Michael Black, an old “friend” who once threatened to break both my knees over one deal or another, serendipitously bumped into my kids in Venice during the fair and generously volunteered that he only just sold his Guston to Hauser $12.5 million to buy a house; the gallery in turn sold the painting at the fair for $15 million a short few weeks later. That’s a fat—but fair for the great work—margin of 20 percent, so well done all around. Like peeling onion layers, I found another acquaintance that had traded Black the Guston for three Christopher Wool paintings. Art might benefit from being retrofitted with tracking chips (as the artist Jonas Lund actually did a few years ago). During New York’s May auctions, our friend Patrick Seguin sold his Grotjahn on a staggering $16 million guarantee, also to purportedly purchase a house. Forget comparing the art market to real estate, the new benchmark is whether your painting measures up to the price of a trophy property.
Blum and Poe had new Julian Schnabel works on stand for $325,000 vs. Mark Grotjahn primary-market paintings for between $11 million and $14 million; I’m no Schnabel fan, but go figure. Eric Fischls are only $550k—pick them up at that level while you can. The 16-year-old son of Tim Blum, Lux (only in LA), has been manning the booth in Basel for years now. (A kid after my own heart, as I draft mine into action whenever possible.) I questioned Lux regarding his fair experiences, to which he replied: “One of the most interesting things I’ve noticed after working the fair for three years is how it has become more packed with art advisors rather than the collectors that crowded the halls only a few years ago.” When told by his folks of permissible discounts he responded, “Why give discounts at all?” Next, he’ll be after my writing slot at artnet.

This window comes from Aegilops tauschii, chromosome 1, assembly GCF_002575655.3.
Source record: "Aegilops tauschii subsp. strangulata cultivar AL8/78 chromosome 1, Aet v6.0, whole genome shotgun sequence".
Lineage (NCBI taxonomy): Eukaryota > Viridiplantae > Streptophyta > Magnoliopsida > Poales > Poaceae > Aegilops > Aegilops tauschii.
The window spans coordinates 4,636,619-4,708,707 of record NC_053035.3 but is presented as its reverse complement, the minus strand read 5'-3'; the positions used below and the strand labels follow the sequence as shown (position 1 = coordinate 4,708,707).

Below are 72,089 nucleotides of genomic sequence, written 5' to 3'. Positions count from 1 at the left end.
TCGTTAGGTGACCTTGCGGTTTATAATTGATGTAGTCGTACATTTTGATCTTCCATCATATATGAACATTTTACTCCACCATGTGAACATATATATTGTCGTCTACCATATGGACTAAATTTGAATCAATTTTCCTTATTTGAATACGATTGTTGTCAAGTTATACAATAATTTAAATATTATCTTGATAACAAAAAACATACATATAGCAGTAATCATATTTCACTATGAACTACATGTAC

I forgot the blinders you’re forced to wear when participating in a fair; I not only couldn’t see past my nose, I didn’t have the inclination. Tunnel vision is putting it mildly—thus, sadly, for the first time, I missed the Liste fair of emerging art and the Untitled curated portion of the fair characterized by the XXXL size of the installations. C’est la vie. What I did see was a blistering demand for art showing no sign of abatement. I’d go as far as saying it’s continuing to steamroll ahead at increasing velocity (to go back to car-speak)—and in Switzerland, even Uber functions better. I actually heard people relating their birthdays falling during specific fairs—we mark our lives through art, for better or worse till death do us part. And in the case of lasting art, afterwards too! Next up: “Nuclear Family” a group show at Ibid Gallery in LA opening July 15 through August, featuring my wife and kids. Idleness is the devil’s best friend, and I’ve got enough mischievousness in my family as it is.
Follow Artnet News on Facebook:
Want to stay ahead of the art world? Subscribe to our newsletter to get the breaking news, eye-opening interviews, and incisive critical takes that drive the conversation forward.